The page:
Contract negotiations heat up at San Dieguito
The way the San Dieguito Union High School District is motivating all its teachers to obtain a required credential to teach English language learners has generated unrest in the district among its classified employees.
The district’s California School Employees Association, representing classified workers, objects to this incentive plan which offers $1,000 annually to teachers who achieve their English Learner authorization. CSEA leaders call the incentive a bonus and SDUHSD leaders call it a stipend.
“It’s a stipend, just like we have a Master’s stipend and various other stipends,” said Terry King, SDUHSD’s associate superintendent of human resources. “Somehow they think that whatever the teachers get they should get. It’s something that only applies to teachers.”
Ron Tackett, SDUHSD computer support technician and president of the district’s CSEA classified union, said his members question the wisdom of the $1,000 payment in the current economic crisis which for many school districts has resulted in slashed budgets, reduced services, furlough days and layoffs.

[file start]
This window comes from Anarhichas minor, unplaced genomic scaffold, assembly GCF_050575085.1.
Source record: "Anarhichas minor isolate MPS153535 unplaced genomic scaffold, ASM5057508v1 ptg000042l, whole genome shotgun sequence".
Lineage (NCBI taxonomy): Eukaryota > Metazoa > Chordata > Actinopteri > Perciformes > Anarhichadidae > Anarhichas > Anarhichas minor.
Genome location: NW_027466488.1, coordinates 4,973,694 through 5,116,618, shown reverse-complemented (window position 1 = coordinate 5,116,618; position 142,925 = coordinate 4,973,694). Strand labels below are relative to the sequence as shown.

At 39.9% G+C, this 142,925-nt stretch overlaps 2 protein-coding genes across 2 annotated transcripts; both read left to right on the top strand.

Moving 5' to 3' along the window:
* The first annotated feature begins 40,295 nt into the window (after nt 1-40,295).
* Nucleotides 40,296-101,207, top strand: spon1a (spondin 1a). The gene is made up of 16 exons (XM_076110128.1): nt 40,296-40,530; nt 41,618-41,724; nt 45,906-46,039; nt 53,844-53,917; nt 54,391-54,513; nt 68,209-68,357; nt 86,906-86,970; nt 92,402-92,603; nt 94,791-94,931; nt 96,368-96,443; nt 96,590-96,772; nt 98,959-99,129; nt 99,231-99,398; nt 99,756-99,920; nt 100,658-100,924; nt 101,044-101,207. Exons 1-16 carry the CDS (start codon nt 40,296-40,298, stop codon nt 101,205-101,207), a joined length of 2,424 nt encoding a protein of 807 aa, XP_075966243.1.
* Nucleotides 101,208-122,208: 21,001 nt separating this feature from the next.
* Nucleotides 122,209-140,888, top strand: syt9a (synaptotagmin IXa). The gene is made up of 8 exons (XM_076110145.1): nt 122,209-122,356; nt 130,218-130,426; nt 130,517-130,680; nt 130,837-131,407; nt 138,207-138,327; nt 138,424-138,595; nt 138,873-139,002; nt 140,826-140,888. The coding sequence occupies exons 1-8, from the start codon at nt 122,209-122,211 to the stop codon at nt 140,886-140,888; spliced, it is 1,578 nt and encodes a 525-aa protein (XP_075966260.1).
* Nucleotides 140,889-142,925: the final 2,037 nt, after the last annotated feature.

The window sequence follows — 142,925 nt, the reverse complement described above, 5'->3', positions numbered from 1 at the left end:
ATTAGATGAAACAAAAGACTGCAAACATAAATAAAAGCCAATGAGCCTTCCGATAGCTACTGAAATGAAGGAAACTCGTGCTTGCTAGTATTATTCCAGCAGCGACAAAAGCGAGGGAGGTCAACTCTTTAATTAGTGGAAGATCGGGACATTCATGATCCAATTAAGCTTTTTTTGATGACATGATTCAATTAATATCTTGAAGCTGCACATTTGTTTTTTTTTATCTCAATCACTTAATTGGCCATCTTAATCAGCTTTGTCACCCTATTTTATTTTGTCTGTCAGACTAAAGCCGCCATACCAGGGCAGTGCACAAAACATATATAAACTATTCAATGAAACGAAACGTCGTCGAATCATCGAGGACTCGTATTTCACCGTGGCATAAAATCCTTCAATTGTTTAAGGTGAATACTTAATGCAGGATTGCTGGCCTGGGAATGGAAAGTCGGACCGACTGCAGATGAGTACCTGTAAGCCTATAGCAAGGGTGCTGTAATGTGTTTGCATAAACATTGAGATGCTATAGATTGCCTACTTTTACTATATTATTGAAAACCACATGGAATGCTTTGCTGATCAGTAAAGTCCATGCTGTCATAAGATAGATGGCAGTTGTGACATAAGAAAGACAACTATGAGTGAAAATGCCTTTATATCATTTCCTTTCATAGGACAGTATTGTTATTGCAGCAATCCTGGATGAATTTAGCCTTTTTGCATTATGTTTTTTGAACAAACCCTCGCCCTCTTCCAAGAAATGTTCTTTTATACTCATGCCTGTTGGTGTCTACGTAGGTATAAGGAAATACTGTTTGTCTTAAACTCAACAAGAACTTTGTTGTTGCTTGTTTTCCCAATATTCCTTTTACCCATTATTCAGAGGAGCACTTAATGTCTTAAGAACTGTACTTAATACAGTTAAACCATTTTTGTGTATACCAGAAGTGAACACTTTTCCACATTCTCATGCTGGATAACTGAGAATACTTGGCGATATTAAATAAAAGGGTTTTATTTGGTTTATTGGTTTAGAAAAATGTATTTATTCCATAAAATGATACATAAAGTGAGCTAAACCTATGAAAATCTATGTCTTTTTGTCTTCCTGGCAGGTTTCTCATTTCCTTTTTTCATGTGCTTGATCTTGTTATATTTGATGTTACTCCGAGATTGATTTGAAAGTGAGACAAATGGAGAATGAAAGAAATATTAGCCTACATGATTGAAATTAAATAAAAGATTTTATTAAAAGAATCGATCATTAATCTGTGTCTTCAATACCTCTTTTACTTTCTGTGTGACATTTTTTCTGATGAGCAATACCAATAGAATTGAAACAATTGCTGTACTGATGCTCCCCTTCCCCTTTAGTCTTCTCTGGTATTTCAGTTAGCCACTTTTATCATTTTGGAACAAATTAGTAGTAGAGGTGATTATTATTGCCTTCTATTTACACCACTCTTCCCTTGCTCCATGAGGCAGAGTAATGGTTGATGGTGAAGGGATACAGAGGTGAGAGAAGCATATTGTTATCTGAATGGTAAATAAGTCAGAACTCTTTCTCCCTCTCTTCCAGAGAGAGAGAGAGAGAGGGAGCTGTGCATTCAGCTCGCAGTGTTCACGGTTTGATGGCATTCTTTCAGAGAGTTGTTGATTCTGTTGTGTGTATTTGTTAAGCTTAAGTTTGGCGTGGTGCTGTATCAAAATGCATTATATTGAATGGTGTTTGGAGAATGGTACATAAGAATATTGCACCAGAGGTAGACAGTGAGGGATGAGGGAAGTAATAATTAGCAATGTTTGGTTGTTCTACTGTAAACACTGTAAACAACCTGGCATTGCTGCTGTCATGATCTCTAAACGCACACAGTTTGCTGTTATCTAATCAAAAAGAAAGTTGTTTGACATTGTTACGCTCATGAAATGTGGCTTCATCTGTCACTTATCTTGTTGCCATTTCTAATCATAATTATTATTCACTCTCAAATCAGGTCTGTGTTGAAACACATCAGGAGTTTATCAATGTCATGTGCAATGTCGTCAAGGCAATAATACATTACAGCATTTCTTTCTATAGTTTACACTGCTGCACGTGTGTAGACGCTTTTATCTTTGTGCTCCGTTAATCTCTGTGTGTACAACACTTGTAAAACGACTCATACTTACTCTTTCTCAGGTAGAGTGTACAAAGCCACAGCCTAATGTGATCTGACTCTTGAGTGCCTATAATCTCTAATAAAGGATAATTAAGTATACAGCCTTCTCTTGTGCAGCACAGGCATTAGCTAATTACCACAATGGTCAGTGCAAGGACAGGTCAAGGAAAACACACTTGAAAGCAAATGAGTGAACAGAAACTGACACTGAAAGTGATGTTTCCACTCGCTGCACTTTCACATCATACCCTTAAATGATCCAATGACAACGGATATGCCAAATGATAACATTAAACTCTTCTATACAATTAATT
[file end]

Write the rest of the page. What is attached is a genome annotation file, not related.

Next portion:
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“This is an issue that has been very frustrating and hard for our members and others to understand,” Tackett wrote on the CSEA Web site. “While I would never begrudge our hard-working certificated staff for successfully negotiating a great benefit, I do share in the concern of what choices the district has made and in the perception of inequity and low morale that has been created as a result.”
King said the stipend was negotiated as part of the district’s contract with its certificated bargaining unit, the San Dieguito Faculty Association, and was just approved for a fourth consecutive year, through 2010-2011.
“I’m actually very proud of it,” she said. “There are a lot of districts fighting over this now and disciplining teachers, and we’re not doing this. We have people who are actually happy that they’re gaining the skills and [that] we didn’t make it a miserable situation.”